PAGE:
Art and Visual Culture in the Roman World (CLA3265)

StaffProfessor Elena Isayev - Convenor
Credit Value15
ECTS Value15
NQF Level6
Pre-requisitesRelevant 2nd Year Humanities / Social Science/ Geography
Duration of Module Term 1: 11 weeks;

Module aims

The module will explore various genres of Roman art and their physical, social and ideological contexts. It will ask, and suggest answers to questions such as: What was the purpose of art? How was it viewed by the people of antiquity? What does art tell us about the societies who made and viewed it? The course aims to encourage critical thinking about the purpose of studying art as a tool for understanding ancient cultural ideologies.

There is no exam in this course, but there are 2 different types of assessment – which may consist of the following:

1) Source Analysis – will allow for in-depth critical analysis of either a written or material source in light of the subject.

2) A thematic essay – which will be based around a specific problem or question, and will draw on the skills developed in the previous two exercises.

ILO: Module-specific skills

  • 1. On completion of this module, students should be able to demonstrate knowledge of a wide selection of relevant primary material from the Roman world, and critical skills for analysing and discussing such material in its social context.

ILO: Discipline-specific skills

  • 2. Students should be able to demonstrate sophisticated critical and analytical skills in analysing art and other visual material, which can be applied to a wide range of ancient and modern cultures.
  • 3. They should have learned how material and visual culture enhances our understanding of past societies.

ILO: Personal and key skills

  • 4. Students should be able to demonstrate independent research skills; students should also be able to show a broader awareness of issues involved in thinking about art and society.
  • 5. Skills in the construction, organisation and presentation of an argument in both written and oral form, and in using PowerPoint presentations to visually support their arguments.

Syllabus plan

Indicative syllabus plan:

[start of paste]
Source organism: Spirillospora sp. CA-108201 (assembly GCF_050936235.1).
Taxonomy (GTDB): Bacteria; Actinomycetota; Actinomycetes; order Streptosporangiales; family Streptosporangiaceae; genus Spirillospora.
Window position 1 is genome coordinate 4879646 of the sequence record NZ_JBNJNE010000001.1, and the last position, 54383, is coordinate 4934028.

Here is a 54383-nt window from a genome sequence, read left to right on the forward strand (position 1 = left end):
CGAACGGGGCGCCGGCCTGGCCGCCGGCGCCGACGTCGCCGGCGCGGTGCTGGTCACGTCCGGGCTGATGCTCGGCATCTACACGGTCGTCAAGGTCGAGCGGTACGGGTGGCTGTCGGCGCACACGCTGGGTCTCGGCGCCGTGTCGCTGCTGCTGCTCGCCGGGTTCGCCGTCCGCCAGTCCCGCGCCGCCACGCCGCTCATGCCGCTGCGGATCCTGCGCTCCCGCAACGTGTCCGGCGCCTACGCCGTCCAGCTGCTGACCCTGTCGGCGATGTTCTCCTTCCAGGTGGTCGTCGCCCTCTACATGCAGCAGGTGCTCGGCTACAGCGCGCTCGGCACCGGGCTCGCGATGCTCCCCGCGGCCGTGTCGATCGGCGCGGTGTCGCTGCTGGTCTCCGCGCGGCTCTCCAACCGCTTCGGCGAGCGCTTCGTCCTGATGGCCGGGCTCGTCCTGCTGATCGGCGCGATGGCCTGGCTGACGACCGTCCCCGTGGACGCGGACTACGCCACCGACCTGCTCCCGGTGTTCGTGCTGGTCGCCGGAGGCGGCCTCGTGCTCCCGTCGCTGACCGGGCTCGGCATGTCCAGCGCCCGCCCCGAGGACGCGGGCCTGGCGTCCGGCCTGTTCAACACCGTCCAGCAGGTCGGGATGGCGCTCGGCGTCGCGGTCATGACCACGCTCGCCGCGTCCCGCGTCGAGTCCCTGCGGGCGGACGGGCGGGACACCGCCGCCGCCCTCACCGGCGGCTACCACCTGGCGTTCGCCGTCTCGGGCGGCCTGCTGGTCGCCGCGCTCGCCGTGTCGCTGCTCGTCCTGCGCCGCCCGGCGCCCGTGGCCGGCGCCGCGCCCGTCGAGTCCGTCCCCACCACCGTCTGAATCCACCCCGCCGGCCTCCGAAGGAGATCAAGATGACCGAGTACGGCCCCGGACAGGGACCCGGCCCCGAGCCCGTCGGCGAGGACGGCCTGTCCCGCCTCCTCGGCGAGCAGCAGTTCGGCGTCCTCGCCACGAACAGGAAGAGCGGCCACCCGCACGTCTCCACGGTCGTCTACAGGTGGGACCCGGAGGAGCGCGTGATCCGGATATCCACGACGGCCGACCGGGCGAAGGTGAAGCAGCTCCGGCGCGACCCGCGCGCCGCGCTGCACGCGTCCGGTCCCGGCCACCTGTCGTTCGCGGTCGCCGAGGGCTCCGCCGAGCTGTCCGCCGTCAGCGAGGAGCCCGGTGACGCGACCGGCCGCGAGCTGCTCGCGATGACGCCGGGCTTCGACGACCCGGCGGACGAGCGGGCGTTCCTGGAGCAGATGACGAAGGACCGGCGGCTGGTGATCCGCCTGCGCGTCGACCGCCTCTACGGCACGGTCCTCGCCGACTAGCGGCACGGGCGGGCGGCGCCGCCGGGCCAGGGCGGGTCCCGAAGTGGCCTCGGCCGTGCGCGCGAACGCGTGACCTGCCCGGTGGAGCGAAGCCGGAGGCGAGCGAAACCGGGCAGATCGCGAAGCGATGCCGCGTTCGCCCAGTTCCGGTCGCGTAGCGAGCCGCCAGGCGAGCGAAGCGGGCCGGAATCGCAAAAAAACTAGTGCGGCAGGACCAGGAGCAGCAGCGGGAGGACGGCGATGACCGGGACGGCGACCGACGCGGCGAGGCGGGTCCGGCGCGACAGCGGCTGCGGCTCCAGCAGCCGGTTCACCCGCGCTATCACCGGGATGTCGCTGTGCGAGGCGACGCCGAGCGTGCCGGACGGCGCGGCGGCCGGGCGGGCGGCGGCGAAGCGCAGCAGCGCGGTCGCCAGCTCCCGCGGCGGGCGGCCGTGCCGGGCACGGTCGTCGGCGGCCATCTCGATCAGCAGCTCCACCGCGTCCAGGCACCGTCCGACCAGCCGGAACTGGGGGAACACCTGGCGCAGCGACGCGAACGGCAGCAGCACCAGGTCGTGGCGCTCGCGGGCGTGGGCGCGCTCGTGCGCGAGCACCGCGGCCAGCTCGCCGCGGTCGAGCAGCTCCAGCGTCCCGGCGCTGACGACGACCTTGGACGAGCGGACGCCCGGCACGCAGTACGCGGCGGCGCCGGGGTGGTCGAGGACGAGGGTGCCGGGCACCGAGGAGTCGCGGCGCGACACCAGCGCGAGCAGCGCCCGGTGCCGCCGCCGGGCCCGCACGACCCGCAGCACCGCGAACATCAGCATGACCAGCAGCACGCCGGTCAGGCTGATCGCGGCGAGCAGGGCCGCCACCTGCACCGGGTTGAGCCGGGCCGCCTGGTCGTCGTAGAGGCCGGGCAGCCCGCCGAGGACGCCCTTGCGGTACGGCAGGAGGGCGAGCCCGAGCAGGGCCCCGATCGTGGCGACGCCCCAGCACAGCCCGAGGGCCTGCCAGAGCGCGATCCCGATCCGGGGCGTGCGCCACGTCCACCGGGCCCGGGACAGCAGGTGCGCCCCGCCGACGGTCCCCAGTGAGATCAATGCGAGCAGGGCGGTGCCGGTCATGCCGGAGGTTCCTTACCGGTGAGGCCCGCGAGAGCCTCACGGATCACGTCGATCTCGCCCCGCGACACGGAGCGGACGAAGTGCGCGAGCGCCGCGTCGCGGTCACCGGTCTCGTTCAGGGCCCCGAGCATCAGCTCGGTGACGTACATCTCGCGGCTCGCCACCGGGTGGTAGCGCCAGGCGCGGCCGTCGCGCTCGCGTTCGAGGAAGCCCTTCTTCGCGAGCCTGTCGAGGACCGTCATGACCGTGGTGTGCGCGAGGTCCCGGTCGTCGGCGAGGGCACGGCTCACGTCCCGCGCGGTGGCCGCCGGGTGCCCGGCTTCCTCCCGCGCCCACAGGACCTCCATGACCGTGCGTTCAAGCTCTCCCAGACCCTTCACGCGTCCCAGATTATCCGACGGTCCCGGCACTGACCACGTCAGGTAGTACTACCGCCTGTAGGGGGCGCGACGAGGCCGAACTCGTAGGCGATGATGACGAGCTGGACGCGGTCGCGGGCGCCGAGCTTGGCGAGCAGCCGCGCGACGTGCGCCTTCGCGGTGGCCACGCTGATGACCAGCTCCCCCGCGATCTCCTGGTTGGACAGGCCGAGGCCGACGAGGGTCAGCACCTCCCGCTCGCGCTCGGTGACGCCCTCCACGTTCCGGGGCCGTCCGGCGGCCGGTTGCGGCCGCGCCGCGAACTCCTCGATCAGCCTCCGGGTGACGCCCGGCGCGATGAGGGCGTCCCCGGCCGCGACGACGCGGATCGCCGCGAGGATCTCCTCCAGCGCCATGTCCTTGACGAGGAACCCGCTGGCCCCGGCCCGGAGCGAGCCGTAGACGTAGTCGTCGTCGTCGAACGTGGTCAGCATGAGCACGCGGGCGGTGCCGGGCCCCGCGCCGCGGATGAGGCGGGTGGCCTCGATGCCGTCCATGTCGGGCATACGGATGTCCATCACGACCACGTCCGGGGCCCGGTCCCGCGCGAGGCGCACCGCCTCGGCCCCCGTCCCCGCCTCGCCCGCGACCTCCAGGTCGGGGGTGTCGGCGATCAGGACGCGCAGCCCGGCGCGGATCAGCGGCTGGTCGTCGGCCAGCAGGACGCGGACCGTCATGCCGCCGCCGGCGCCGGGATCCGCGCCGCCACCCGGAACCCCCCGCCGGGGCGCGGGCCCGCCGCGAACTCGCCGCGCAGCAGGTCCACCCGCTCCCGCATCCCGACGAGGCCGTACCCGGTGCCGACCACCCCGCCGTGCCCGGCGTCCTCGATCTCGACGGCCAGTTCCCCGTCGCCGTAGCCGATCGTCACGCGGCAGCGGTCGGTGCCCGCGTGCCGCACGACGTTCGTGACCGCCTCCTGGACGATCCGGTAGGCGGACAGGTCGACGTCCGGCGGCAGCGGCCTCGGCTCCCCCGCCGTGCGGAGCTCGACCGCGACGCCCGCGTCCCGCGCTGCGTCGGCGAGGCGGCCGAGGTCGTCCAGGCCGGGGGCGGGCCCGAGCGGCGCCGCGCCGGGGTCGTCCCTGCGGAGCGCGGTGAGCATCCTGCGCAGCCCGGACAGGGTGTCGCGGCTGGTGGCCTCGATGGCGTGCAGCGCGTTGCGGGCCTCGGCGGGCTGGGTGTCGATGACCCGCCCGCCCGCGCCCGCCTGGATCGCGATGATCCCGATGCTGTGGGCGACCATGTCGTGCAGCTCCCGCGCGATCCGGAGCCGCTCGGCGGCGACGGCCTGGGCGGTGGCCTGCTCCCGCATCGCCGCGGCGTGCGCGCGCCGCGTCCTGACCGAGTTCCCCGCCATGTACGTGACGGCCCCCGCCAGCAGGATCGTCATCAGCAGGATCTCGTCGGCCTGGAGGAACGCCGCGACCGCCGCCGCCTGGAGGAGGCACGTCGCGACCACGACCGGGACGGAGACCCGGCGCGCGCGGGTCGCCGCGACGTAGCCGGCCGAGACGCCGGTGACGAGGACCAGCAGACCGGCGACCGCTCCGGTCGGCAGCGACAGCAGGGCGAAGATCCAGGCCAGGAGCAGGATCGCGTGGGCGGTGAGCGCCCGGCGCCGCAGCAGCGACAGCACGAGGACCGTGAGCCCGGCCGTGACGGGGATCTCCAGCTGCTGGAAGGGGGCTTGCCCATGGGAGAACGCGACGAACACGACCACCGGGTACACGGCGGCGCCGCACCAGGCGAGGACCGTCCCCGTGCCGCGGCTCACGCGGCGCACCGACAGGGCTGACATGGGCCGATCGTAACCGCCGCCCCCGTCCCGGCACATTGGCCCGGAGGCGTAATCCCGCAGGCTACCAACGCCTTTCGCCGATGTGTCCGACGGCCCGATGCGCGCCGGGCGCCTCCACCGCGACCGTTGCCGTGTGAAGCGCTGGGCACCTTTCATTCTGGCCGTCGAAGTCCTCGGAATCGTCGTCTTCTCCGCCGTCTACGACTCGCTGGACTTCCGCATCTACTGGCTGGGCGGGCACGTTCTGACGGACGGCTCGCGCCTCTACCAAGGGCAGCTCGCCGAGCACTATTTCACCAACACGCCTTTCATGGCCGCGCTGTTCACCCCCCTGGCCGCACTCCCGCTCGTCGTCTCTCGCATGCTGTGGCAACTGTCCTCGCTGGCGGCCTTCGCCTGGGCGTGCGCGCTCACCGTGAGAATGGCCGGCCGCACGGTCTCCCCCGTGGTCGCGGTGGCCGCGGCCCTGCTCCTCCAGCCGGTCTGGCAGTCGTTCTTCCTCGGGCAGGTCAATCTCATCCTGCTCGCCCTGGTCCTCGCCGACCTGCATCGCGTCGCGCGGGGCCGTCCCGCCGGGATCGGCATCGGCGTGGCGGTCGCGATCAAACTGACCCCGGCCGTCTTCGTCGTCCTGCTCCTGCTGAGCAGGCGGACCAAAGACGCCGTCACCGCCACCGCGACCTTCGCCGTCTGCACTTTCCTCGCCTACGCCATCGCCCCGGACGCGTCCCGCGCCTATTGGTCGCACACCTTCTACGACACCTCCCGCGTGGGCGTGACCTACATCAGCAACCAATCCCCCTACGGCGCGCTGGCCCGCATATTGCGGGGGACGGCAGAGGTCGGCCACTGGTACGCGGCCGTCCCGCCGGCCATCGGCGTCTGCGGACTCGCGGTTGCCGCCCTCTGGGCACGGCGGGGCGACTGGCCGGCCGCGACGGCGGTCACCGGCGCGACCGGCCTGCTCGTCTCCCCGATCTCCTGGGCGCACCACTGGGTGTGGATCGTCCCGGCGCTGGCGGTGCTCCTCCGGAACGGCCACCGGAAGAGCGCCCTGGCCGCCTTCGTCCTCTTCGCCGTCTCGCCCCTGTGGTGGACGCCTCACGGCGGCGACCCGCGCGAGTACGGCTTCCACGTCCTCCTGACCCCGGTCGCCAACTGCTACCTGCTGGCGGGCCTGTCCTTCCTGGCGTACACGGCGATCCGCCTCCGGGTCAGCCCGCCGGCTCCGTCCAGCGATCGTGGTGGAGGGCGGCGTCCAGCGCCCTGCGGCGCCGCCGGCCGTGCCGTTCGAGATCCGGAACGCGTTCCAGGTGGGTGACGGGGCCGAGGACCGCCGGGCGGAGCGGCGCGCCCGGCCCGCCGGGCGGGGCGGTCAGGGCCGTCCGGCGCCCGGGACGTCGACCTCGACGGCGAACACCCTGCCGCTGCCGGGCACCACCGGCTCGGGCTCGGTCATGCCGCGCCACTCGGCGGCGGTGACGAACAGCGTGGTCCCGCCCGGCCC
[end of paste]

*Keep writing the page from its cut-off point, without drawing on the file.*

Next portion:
1   Introduction: Art

2   Between Art and Text: conflicting histories - Etruscan Women

3   Warriors & Princesses - chariots, knives, spinning wheels: burial and society

4   Culture Contact: Technology, Art and Homeric societies beyond Greece

5   Choice of Image in the private sphere: Ancient and Modern Sensibilities

6   Augustan Rome - a new face?

7   Architecture in Rome - the Imperial Playground

8   Reading narrative in public art: triumphal arches and columns

9   Reading narrative in public art: triumphal arches and columns II

10   Abstract Art in Late Antiquity


Learning activities and teaching methods (given in hours of study time)

Scheduled Learning and Teaching ActivitiesGuided independent studyPlacement / study abroad

Details of learning activities and teaching methods

CategoryHours of study timeDescription
Scheduled learning and teaching activities22Seminars (1 x 2 hours per week)
Guided independent study128Private study

Formative assessment

Form of assessmentSize of the assessment (eg length / duration)ILOs assessedFeedback method
Group informal presentation / Discussion15 minutes1-5Oral comment, peer comment

Summative assessment (% of credit)

CourseworkWritten examsPractical exams

Details of summative assessment

Form of assessment% of creditSize of the assessment (eg length / duration)ILOs assessedFeedback method
Essay6530001-5Mark and written feedback
Written Assignment3518001-5Mark and written feedback

Details of re-assessment (where required by referral or deferral)

Original form of assessmentForm of re-assessmentILOs re-assessedTimescale for re-assessment
EssayEssay1-5August refer-defer period
Written AssignmentWritten Assignment 1-5August refer/defer period

Indicative learning resources - Basic reading


A full reading list will be supplied by the module lecturer in the form of a topic/class specific handout which will also be posted on the Web. The following is a sample of some of the texts:

Clarke, J.R. 2003. Art in the lives of ordinary Romans. Visual representation and non-elite viewers in Italy, 100 BC – AD 315 . Berkeley.

Elsner, J. 1995. Art and the Roman viewer . Cambridge.

Elsner, J. 2007. Roman eyes. Visuality and subjectivity in art and text . Princeton.

Hales, S. 2003. The Roman house and social identity . Cambridge.

Hannestad, N. 1988. Roman art and imperial policy . Aarhus.

Hölscher, T. 2004. The language of images in Roman art . Cambridge.

Kleiner, D. 1992. Roman sculpture . Yale.

Pollitt, J.J. 1983. The art of Rome c. 753 BC – AD 337. Sources and documents . Cambridge.

Stewart, P. 2008. The social history of Roman art . Cambridge.

Zanker, P. 1988. The power of images in the age of Augustus . Michigan.

Module has an active ELE page?


Available as distance learning?


Last revision date


Key words search

Ancient History, Italy Rome, Literature, Archaeology